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Basil
27-08-2007, 05:21 PM
From 'Dealing With Defeat'

Will there be a parallel topic on dealing with da hands?
Perhaps this is a chance for you to achieve the fabled non-replied to thread.

There's a particular chap (junior as it happens) on the Queensland circuit who cannot/ will not stop fiddling during the game. He's either crunching his knuckles, fiddling with chocolate wrappers, crackling plastic cups ... you name it, he can find 1001 annoying things to occupy his fingers during a game.

Having to sit in front of this two or more hours ... it's enough to make one's hair fall out. I'm wondering if I can save everyone time (arbiter, parents and players next table) by simply rapping his knuckles with a ruler. Is that such a bad thing?

DanielBell
27-08-2007, 05:49 PM
My gf comes with me to rooty hill (she likes the free coffee!) and gets a bit fidgity so I often have to shush her because I don't want to annoy anyone! She's taking a book tonight so that should keep her!

Desmond
27-08-2007, 06:02 PM
My gf comes with me to rooty hill (she likes the free coffee!) That's the way, get them in with the coffee, and then get them hooked on chess! <insert maniacal laughter here>

Ausknight
30-08-2007, 10:11 AM
From 'Dealing With Defeat'


There's a particular chap (junior as it happens) on the Queensland circuit who cannot/ will not stop fiddling during the game. He's either crunching his knuckles, fiddling with chocolate wrappers, crackling plastic cups ... you name it, he can find 1001 annoying things to occupy his fingers during a game.

Having to sit in front of this two or more hours ... it's enough to make one's hair fall out. I'm wondering if I can save everyone time (arbiter, parents and players next table) by simply rapping his knuckles with a ruler. Is that such a bad thing?

Fidgeting constantly can just be a sign of nerves, a disease or it can even be a deliberate ploy to put an opponent off their game. I feel that much of the game of Chess is as much a psycological battle as a tactical one and anything I think that can annoy your opponent would play a role there and I wouldn't put it past some people to go for an advantage like that.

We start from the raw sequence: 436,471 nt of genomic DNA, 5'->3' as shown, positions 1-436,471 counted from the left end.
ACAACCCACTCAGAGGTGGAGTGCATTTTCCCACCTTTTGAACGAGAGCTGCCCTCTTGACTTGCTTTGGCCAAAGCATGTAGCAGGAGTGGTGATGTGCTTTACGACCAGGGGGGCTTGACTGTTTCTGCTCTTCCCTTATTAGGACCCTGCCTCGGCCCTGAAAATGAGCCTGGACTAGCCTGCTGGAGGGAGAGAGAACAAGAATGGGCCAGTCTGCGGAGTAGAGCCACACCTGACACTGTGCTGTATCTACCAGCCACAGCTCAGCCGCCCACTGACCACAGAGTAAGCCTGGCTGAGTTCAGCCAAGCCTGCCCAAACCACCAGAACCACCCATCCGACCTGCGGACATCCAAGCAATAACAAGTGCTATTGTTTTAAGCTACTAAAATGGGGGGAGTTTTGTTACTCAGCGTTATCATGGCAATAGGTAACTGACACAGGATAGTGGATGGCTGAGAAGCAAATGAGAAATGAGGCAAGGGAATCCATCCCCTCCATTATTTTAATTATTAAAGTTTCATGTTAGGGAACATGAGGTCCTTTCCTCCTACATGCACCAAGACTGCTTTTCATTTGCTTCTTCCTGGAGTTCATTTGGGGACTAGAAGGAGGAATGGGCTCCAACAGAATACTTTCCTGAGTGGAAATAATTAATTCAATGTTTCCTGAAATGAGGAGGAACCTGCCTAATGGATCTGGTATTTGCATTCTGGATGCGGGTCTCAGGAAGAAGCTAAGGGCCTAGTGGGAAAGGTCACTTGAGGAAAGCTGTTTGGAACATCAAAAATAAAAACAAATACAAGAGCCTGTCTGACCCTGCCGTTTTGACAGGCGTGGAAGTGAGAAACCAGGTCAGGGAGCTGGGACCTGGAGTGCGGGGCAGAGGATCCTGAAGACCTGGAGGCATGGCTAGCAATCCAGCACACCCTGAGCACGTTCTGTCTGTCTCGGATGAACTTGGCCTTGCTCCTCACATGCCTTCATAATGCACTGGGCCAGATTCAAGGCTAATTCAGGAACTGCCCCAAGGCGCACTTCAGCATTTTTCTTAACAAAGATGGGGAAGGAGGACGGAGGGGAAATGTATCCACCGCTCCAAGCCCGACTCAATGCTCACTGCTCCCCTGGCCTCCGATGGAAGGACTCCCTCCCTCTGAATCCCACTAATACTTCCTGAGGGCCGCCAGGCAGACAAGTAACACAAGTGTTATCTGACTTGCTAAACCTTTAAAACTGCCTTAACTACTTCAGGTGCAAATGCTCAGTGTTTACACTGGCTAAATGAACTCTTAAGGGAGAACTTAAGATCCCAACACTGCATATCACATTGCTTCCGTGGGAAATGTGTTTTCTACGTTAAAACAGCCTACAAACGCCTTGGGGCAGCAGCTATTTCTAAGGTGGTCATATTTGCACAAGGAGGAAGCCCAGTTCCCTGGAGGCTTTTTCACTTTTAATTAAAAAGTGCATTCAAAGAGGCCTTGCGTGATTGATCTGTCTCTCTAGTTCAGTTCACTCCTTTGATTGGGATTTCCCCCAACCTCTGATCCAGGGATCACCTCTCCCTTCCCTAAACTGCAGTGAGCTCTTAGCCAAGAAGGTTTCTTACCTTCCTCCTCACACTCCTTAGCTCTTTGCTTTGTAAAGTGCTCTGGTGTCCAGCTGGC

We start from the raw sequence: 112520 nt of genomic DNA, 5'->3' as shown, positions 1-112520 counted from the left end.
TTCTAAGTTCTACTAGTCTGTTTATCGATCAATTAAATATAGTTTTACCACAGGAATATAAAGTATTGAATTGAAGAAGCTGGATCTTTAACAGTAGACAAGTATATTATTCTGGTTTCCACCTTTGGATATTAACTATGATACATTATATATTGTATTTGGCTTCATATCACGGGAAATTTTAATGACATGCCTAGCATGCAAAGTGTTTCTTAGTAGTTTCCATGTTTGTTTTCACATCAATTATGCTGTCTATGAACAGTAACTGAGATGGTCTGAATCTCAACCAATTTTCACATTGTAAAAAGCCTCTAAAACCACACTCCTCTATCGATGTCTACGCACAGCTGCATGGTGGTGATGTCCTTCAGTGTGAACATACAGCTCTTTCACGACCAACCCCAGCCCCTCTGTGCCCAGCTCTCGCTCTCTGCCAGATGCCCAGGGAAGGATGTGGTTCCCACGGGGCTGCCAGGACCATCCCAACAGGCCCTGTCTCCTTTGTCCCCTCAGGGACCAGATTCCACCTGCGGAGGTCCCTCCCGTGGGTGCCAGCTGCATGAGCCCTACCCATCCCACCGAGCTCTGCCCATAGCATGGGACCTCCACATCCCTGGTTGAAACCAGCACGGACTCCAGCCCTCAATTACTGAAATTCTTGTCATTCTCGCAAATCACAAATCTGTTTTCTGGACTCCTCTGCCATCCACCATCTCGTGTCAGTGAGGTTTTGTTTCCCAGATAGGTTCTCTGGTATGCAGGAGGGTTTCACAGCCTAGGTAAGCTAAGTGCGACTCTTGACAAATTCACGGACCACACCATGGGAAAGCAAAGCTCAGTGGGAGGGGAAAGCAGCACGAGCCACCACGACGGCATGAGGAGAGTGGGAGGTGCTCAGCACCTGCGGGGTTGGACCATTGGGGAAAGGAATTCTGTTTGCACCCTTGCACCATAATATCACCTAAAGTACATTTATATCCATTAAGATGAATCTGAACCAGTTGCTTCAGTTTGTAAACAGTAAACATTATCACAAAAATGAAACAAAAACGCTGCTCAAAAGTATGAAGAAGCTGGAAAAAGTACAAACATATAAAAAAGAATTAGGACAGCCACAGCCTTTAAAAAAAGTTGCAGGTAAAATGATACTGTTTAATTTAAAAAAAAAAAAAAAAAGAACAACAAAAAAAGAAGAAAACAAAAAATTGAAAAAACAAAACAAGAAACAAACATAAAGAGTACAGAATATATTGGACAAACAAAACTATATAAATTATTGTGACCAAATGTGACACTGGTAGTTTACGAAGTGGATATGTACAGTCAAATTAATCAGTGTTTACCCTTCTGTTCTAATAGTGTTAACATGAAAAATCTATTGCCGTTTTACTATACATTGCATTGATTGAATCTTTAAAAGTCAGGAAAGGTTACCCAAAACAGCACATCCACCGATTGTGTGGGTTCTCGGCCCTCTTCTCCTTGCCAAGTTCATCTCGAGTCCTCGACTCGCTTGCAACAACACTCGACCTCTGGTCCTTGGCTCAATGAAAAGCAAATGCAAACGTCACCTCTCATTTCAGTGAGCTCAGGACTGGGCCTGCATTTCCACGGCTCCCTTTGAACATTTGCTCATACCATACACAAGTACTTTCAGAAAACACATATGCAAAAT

As for what you can actually do about it when you face it, I would wonder what the official rules say in such a situation. Is it enough to warrant the attention of an arbiter? Depends on what legal ground he has to stand on as per the rules.

After all, some people can't help but be like that for reasons other than simply being nervous. I would hate to be in a situation where you would say something to an opponent or call an arbiter over only to find your opponent is suffering from Parkinsons' disease or something... now THAT would be awkward!!! :uhoh:

Basil
30-08-2007, 05:54 PM
No, not referring to disabilities. Not cerebral palsy, not sight impaired, not mental retardation, psychological disorders, not chronic nervous dispositions; nada.

I am referring to the boys who grow up to rattle chip wrappers in the movies, who are completely unaware of their surroundings and their obligations on account of
a) stupidity
b) selfishness
c) daddy was having a drink while they grew up into little bast**ds

I'm simply offering to Daddy's work - gratis ;)

Ausknight
31-08-2007, 10:10 AM
Well in that case, thump away I say!

:)